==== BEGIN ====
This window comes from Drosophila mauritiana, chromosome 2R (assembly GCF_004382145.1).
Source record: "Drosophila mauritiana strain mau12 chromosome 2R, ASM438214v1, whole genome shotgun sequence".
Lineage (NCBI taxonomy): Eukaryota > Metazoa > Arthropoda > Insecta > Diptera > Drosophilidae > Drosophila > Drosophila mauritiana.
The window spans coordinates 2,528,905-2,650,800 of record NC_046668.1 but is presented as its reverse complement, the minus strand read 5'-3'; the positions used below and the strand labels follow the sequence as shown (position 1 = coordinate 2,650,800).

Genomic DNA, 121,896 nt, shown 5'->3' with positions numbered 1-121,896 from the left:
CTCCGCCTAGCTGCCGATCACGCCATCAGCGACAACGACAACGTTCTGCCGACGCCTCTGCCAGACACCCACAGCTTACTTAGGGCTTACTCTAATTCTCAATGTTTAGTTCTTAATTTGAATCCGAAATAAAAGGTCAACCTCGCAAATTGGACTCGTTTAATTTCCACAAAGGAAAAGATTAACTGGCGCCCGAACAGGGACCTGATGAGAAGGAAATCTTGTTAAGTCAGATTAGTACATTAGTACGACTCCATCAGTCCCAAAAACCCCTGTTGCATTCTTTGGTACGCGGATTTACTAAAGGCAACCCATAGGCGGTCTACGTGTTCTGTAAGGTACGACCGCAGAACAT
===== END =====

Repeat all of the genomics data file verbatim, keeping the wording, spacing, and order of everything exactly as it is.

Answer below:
This window comes from Drosophila mauritiana, chromosome 2R (assembly GCF_004382145.1).
Source record: "Drosophila mauritiana strain mau12 chromosome 2R, ASM438214v1, whole genome shotgun sequence".
Lineage (NCBI taxonomy): Eukaryota > Metazoa > Arthropoda > Insecta > Diptera > Drosophilidae > Drosophila > Drosophila mauritiana.
The window spans coordinates 2,528,905-2,650,800 of record NC_046668.1 but is presented as its reverse complement, the minus strand read 5'-3'; the positions used below and the strand labels follow the sequence as shown (position 1 = coordinate 2,650,800).

Genomic DNA, 121,896 nt, shown 5'->3' with positions numbered 1-121,896 from the left:
CTCCGCCTAGCTGCCGATCACGCCATCAGCGACAACGACAACGTTCTGCCGACGCCTCTGCCAGACACCCACAGCTTACTTAGGGCTTACTCTAATTCTCAATGTTTAGTTCTTAATTTGAATCCGAAATAAAAGGTCAACCTCGCAAATTGGACTCGTTTAATTTCCACAAAGGAAAAGATTAACTGGCGCCCGAACAGGGACCTGATGAGAAGGAAATCTTGTTAAGTCAGATTAGTACATTAGTACGACTCCATCAGTCCCAAAAACCCCTGTTGCATTCTTTGGTACGCGGATTTACTAAAGGCAACCCATAGGCGGTCTACGTGTTCTGTAAGGTACGACCGCAGAACAT